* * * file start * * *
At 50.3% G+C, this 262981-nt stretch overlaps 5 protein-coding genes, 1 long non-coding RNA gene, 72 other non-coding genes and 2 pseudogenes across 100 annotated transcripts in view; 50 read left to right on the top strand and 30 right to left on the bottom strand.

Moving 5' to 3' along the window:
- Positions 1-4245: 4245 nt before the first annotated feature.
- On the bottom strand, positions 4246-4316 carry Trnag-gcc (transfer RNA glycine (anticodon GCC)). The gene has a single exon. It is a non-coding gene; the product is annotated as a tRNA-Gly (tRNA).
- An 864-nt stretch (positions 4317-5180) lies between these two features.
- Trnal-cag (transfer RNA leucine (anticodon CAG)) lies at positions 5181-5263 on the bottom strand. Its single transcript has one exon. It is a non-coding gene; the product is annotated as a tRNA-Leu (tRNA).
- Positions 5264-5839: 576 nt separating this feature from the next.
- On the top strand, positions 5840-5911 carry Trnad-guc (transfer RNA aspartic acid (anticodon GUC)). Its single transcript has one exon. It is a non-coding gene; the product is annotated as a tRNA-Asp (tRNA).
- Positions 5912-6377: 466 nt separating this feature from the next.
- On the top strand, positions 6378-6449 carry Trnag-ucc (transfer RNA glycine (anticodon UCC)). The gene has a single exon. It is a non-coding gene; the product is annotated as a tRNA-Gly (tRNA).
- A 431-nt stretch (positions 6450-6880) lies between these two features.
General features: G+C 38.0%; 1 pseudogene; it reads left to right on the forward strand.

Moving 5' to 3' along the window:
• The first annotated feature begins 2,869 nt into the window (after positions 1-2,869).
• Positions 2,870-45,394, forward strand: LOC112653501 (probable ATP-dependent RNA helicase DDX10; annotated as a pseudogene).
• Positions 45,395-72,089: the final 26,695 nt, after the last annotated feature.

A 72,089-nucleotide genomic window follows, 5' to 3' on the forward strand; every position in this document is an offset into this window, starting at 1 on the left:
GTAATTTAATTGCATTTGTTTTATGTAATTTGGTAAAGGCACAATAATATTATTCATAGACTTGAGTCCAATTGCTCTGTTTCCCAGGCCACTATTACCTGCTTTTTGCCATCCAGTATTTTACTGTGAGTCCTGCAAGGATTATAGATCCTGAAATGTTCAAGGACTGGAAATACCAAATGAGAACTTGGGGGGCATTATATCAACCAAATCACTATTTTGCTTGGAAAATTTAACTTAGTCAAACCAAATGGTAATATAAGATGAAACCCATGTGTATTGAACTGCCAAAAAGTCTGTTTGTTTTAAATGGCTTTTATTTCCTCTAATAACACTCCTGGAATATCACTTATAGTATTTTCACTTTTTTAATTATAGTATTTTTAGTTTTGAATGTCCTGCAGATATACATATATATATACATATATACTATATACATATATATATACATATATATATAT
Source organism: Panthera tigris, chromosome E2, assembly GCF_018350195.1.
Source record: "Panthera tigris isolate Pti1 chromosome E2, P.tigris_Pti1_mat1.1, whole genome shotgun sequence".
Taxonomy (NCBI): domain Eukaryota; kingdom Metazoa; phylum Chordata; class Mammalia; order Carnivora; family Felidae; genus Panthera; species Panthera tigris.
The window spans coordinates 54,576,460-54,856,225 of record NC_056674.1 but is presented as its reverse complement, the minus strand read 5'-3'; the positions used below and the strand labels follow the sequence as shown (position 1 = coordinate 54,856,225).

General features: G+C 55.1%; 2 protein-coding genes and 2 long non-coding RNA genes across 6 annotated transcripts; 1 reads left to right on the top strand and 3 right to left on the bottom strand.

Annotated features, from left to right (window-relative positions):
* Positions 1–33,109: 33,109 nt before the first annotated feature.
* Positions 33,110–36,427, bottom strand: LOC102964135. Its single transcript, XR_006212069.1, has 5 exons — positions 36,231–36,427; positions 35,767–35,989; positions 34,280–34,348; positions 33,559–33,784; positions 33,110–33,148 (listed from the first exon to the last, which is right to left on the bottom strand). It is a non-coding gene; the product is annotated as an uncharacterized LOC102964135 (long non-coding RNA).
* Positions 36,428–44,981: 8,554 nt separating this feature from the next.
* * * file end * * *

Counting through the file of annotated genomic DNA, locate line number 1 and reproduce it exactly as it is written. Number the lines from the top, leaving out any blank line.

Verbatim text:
At 50.3% G+C, this 262981-nt stretch overlaps 5 protein-coding genes, 1 long non-coding RNA gene, 72 other non-coding genes and 2 pseudogenes across 100 annotated transcripts in view; 50 read left to right on the top strand and 30 right to left on the bottom strand.